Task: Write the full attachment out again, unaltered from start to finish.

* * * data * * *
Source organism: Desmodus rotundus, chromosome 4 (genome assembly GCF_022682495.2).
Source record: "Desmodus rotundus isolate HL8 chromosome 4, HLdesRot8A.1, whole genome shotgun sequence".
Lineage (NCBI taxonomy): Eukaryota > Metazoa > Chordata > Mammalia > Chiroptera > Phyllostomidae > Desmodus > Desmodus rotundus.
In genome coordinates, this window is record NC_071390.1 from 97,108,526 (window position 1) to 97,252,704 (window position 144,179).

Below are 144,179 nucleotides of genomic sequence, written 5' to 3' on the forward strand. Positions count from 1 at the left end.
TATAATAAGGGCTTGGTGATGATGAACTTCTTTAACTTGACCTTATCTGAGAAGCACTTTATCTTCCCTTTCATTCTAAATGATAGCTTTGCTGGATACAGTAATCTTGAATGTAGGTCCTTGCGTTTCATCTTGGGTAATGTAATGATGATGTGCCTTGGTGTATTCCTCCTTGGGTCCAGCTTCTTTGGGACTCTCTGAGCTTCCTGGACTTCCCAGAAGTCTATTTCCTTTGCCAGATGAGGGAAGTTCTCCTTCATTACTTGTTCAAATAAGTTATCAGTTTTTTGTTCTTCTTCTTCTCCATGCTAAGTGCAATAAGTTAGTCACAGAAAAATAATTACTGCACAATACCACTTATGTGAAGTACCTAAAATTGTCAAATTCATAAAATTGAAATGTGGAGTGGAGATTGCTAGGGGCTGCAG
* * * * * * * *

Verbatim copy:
Source organism: Desmodus rotundus, chromosome 4 (genome assembly GCF_022682495.2).
Source record: "Desmodus rotundus isolate HL8 chromosome 4, HLdesRot8A.1, whole genome shotgun sequence".
Lineage (NCBI taxonomy): Eukaryota > Metazoa > Chordata > Mammalia > Chiroptera > Phyllostomidae > Desmodus > Desmodus rotundus.
In genome coordinates, this window is record NC_071390.1 from 97,108,526 (window position 1) to 97,252,704 (window position 144,179).

Below are 144,179 nucleotides of genomic sequence, written 5' to 3' on the forward strand. Positions count from 1 at the left end.
TATAATAAGGGCTTGGTGATGATGAACTTCTTTAACTTGACCTTATCTGAGAAGCACTTTATCTTCCCTTTCATTCTAAATGATAGCTTTGCTGGATACAGTAATCTTGAATGTAGGTCCTTGCGTTTCATCTTGGGTAATGTAATGATGATGTGCCTTGGTGTATTCCTCCTTGGGTCCAGCTTCTTTGGGACTCTCTGAGCTTCCTGGACTTCCCAGAAGTCTATTTCCTTTGCCAGATGAGGGAAGTTCTCCTTCATTACTTGTTCAAATAAGTTATCAGTTTTTTGTTCTTCTTCTTCTCCATGCTAAGTGCAATAAGTTAGTCACAGAAAAATAATTACTGCACAATACCACTTATGTGAAGTACCTAAAATTGTCAAATTCATAAAATTGAAATGTGGAGTGGAGATTGCTAGGGGCTGCAG